What does 2018 hold for Australia’s oil and gas sector?

Since the middle of 2017 there has been a steady recovery in global oil prices. In January of this year, Brent crude crossed the US$70 per barrel (bbl) mark – the first time in more than three years – and is hovering around US$60/bbl.

What does all this mean for Australia’s oil and gas sector in 2018, especially in what could be a pivotal year for our liquefied natural gas (LNG) industry as we are poised to assume the title of world’s largest LNG producer?

One thing’s clear, there is significant opportunity now the oil and gas sector has reset itself to operate at lower commodity prices.

As market conditions improve, the focus will be on sustainability at sub-US$60/bbl oil prices. After several years of massive investments, project delays, disappointing returns and negative news, it’s time to prudently reap the benefits of the transition to operations and the export dividend. Demonstrating that free cash flow can grow in a low-price environment and fund growth and higher shareholder returns will be the big focus of many companies in the year ahead.

There is considerable opportunity for those companies sufficiently agile and forward looking to achieve sustainable competitive advantage. Leading edge companies are looking to transform into digital organisations, leveraging the huge volumes of operational data and turning it into actionable, strategic insight. Asset portfolios are being reshaped as the world unambiguously transitions towards lower carbon energy sources.

With that in mind, 2018 will be a year of growth as the sector turns the corner.

The oil and gas sector globally is in recovery mode with corporate earnings, cash-flows, valuations and credit ratings starting to respond to the cyclical recovery in the commodity markets. This is feeding into improved investor sentiment for the sector.

The capital austerity and downsizing that characterised the last three years has given way to a more optimistic, growth-orientated outlook with investment, exploration and production all starting to pick up. Here in Australia, we have endured the chilling winds of the downturn to emerge as a stronger, leaner and more efficient industry with a number of attractive near-term growth options that could be earnings catalysts.

Portfolios have been rationalised, debt burdens reduced and operating models made considerably leaner. With the shift from investment to operations phase, the focus on operational excellence and productivity is now intrinsic to the fabric of being an oil and gas producer. In the future, asset portfolios will be more flexible, capable of earning decent returns with oil price scenarios in the US$40 to US$60/bbl range.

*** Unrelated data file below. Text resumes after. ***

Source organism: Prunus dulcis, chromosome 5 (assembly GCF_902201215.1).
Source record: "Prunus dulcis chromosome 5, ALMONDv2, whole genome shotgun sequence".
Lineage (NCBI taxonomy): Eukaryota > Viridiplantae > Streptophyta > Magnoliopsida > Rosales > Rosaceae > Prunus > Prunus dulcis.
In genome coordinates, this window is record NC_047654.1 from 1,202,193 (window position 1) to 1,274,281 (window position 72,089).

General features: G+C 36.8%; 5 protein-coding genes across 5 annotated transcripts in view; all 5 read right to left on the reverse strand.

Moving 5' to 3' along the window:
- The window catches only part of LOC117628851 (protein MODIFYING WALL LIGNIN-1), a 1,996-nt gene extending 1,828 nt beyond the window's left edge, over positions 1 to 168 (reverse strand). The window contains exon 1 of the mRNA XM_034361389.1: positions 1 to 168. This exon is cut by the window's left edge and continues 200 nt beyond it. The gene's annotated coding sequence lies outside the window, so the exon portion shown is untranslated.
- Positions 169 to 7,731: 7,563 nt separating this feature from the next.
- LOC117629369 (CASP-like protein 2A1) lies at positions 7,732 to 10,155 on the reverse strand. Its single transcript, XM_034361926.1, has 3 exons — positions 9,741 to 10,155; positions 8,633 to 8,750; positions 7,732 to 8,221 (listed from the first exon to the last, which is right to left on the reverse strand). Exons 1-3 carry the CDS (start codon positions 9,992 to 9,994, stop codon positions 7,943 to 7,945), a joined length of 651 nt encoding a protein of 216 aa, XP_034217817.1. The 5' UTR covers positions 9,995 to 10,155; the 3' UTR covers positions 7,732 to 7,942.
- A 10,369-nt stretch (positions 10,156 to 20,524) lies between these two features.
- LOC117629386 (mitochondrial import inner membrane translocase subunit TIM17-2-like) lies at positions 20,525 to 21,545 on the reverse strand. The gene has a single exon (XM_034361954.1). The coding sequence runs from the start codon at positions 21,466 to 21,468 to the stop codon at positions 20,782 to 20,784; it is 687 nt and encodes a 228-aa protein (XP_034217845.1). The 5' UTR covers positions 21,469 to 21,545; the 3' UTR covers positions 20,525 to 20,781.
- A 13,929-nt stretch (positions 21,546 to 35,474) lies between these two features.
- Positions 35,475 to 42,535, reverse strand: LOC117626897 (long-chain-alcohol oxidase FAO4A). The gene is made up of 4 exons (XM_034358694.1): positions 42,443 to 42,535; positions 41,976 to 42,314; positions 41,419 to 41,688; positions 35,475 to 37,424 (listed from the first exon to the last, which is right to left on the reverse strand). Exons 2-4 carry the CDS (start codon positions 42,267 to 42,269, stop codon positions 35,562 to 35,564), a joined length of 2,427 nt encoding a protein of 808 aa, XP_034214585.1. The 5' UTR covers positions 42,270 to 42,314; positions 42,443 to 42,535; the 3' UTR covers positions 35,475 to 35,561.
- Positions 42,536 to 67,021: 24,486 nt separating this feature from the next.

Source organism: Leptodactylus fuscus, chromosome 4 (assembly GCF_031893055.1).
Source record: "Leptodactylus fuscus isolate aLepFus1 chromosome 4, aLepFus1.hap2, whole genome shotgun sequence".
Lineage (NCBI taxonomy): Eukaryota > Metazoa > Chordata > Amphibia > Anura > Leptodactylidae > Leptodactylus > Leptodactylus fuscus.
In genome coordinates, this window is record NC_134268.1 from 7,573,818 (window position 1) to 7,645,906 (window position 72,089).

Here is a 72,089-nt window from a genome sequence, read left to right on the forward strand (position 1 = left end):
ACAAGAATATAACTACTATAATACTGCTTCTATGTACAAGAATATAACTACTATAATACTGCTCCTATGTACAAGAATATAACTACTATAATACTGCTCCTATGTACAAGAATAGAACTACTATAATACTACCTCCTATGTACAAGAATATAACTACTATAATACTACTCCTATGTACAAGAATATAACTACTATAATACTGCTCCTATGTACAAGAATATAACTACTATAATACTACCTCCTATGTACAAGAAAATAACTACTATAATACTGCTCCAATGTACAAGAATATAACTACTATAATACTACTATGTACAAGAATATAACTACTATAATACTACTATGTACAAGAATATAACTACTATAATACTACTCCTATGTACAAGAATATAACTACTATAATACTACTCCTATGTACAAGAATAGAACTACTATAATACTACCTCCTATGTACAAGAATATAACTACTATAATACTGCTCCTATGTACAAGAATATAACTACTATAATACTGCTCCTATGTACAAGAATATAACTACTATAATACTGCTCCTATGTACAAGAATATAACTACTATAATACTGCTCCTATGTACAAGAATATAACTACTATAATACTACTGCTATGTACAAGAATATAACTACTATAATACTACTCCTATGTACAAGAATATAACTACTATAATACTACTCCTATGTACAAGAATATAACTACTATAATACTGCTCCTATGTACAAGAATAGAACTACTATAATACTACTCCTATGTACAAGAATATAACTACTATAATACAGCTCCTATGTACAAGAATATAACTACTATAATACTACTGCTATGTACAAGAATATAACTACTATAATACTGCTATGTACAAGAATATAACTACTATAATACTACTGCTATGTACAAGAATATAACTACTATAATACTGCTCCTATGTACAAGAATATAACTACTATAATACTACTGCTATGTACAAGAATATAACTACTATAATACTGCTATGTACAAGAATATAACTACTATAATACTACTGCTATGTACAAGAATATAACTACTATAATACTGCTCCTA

2018 will also emerge as the year of ‘new energy’.

The world is unambiguously shifting towards low carbon energy. One of the big emerging trends in oil and gas is a focus on ‘new energy’. In a clear indicator of where the wind is blowing, oil and gas companies globally and here in Australia are making significant investments in renewable energy like wind farms, solar PV and battery storage. Companies and policy makers are now considering the impact of electric vehicles on business and society. This repositioning towards low carbon energy is redefining the nature of the oil and gas business, impacting the traditional operating model and helping to shift investor perception of the sector. Expect much more of this in 2018.

M&A will ramp up too.

Mergers and acquisitions (M&A) are likely to be a big trend in 2018, consistent with a more ambitious growth agenda, healthier cash-flows and the need to rebuild portfolios. While large-scale deals are unlikely in the current environment, portfolio style deals involving discrete asset purchases or alliances to form a strategic beachhead in a new market or geography could define the 2018 M&A landscape.

And what about LNG?

In 2017, gas demand surprised on the upside and LNG prices have doubled since July, supported by the oil price recovery. As a result, the business case for new supply development is strengthening. With LNG economics and investor sentiment improving, the market is likely to assign more value to low capital intensity resource projects such as brownfield and backfill developments.

This suggests another window of opportunity for new Australian supply, although the challenge will be in bridging the cost divide. The LNG projects of the future will be quite different than the mega-projects that characterised the first wave.

It’s going to be a busy year!


Content first published by APPEA on 24 January 2018

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